Nursia Peak (Norrish Peak)

March 8, 2021


Mission, BC

This is the highest point of a wooded but heavily-logged area at the headwaters of Cascade Creek and West Norrish Creek about half a dozen kilometers to the NE of Mt. St. Benedict. This peak is higher than Mt. St. Benedict, offers more expansive views and boasts over 300 m prominence, but the name is very unofficial. I’m not sure who assigned the name first but Robin Tivy on called it “Nursia Peak” due to the “St. Benedict theme of the area” while Grant Myers from called it “Norrish Peak” due to the proximity to Norrish Creek. I’m not sure which name sounds more legit but Google Earth has adopted the bivouac’s name so I picked “Nursia Peak” as my preferred one.

About a year ago Ben Shewan from Mission had reported an ascent of “Nursia/Norrish” on Instagram I took a mental note on that. The access and approach via some powerline road system looked friendly from satellite images and the south ridge looked to a fun ramble on snowshoes when a thick snowpack covers the bushes. Vlad and I pulled a last-minute trigger for this past Monday. A stretch of stable weather had finally kicked in but the previous storm had dumped a shit ton load of precipitation over the weekend. The conditions in the mountains would be unknown with a great variety of possibilities so we picked this rather easy objective just to be sure we could definitely bag the summit. I opted to carry and use my 30′ snowshoes also to give more contingency in case the trail-breaking effort turned into a nightmare. In retrospect this turned out to be an overkill as the conditions were much firmer than I thought.

Nursia Peak / Norrish Peak ascent route. GPX DL

Vlad showed up in White Rock’s bus station at around sunrise time and we were at the trail-head within an hour and half. The actual trail-head has a gate that would be closed after sunset. We parked inside the gate nonetheless as we were confident to get out before dark. The powerline road beyond the parking lot was unfortunately gated. The first half of the hike was a boring plod up this road for quite a few kilometers with about 400 m elevation gain. We hit continuous snow at the highest spot of this flattish stretch of the roads at around 550 m elevation and subsequently strapped snowshoes on. The roads then did about 50 m of descent to cross Cascade Creek (on a nice bridge). Nobody had gone beyond this spot so we had to break trail for the rest of this day. The upper roads leading to the pass at 950 m elevation south of “Nursia Peak” had a few annoying creek crossings. The trail-breaking was averagely moderate but heavy at times due to wet fresh snow balling under our snowshoes.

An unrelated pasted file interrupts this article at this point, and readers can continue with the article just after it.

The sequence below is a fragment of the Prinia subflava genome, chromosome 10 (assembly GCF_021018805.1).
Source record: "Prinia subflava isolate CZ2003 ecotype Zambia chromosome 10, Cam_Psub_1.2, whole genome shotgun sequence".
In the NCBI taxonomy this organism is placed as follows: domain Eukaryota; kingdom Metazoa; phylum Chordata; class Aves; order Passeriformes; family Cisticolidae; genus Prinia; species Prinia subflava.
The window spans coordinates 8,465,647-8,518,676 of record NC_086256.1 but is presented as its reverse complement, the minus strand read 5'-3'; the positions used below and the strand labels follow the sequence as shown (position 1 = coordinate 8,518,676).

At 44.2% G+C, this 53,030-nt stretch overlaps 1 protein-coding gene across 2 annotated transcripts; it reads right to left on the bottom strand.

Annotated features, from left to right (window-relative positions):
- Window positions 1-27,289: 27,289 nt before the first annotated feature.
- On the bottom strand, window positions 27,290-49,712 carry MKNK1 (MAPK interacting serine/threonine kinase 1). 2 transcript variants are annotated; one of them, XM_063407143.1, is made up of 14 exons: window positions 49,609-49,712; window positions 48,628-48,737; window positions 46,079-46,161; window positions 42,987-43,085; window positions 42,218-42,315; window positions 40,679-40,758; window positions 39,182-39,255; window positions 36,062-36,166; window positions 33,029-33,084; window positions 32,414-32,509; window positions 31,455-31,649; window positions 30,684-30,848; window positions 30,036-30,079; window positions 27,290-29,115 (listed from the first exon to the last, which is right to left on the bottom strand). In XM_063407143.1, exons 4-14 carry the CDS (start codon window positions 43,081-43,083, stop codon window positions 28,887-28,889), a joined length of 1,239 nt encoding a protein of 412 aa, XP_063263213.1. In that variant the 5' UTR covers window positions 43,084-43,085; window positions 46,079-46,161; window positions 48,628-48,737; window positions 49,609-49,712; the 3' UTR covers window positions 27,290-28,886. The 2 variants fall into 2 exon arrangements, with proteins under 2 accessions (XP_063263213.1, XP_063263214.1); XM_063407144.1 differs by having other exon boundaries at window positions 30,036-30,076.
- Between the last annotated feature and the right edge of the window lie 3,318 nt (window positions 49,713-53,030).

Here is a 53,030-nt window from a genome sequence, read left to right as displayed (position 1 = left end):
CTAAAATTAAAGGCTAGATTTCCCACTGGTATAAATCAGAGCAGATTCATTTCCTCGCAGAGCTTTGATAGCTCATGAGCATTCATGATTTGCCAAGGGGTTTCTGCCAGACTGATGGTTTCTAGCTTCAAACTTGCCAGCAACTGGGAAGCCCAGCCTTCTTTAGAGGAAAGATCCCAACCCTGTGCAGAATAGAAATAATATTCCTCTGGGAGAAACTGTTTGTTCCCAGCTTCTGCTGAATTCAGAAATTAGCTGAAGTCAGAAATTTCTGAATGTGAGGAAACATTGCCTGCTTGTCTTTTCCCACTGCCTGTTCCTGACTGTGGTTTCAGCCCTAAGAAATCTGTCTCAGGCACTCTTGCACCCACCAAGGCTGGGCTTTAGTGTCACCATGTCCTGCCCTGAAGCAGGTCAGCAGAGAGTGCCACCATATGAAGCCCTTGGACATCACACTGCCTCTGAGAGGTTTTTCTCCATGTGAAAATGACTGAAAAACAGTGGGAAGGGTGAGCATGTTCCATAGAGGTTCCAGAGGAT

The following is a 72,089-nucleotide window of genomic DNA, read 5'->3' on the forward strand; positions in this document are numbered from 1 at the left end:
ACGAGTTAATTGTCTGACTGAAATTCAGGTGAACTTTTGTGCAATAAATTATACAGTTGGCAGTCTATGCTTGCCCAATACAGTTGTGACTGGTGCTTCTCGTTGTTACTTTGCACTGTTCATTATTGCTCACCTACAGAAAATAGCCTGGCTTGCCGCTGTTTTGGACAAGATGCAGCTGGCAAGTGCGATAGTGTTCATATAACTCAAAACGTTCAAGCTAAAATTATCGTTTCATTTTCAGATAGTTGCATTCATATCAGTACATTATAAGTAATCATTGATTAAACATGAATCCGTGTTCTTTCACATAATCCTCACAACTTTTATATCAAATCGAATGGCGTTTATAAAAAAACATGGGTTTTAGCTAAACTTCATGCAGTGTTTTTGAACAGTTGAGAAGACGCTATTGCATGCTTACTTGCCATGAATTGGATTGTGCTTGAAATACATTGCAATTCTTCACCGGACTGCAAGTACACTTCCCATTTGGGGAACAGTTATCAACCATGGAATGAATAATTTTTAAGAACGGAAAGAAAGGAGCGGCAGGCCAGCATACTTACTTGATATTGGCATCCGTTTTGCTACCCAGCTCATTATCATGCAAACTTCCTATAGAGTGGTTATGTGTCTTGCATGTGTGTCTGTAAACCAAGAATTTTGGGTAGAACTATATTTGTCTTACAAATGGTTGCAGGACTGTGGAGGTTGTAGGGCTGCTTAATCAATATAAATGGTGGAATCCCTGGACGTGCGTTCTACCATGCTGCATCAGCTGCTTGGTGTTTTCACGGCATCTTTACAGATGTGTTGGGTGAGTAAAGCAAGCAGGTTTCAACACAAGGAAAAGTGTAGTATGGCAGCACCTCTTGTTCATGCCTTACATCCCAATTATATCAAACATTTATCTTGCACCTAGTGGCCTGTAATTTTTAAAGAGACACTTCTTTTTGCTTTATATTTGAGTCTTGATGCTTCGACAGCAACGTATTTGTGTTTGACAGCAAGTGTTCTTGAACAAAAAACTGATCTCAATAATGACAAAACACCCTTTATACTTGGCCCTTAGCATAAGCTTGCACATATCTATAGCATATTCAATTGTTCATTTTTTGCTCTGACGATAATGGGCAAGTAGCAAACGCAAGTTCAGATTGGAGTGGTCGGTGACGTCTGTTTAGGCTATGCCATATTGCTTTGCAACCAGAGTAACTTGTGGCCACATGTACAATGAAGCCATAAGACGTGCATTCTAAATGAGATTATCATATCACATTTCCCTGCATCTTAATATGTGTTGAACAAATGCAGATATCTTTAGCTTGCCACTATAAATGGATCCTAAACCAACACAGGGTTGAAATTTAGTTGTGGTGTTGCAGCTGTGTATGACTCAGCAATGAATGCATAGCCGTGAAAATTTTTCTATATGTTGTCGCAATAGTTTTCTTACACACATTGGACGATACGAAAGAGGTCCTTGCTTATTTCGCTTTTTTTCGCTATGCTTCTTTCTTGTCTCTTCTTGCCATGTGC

Vlad plodding up the boring road with our objective ahead

Portrait mode of Vlad

“Nursia Peak” ahead with the obvious powerline cut

Vlad snowshoeing down to the bridge crossing Cascade Creek

Vlad now snowshoeing up the opposite side

Plodding ahead. The trail-breaking duty was getting heavier

Looking back at Mt. St. Benedict (left) and and unnamed peak (right)

The north face of “Rose NW3” from near the road’s end

The powerline cut continues dropping into Norrish Creek valley

Vlad plodding to the highest cut on this powerline

Some cold wind picked up once we reached the highest end of this road. The next stage involved some steeper ascents through tight secondary growth forest. This section would be impossibly ugly in summer time but with a March’s snowpack the going was reasonably okay. We did have to whack through some tree branches but I wouldn’t call this “bushwhacking”. Once the ridge petered out we had to deal with some continuous up-and-downs for a few more kilometers’ horizontal distance, although the views were getting better and better. One particular drop worth noting was right after the first expansive vista point, that we were forced to take snowshoes off and down-climb facing into the slope. It was bout 40 degrees with moderate exposure to skier’s left and the hard crust under the fresh power was very icy. The true summit was on the far end of the ridge and still involved a few more sections of up-and-downs.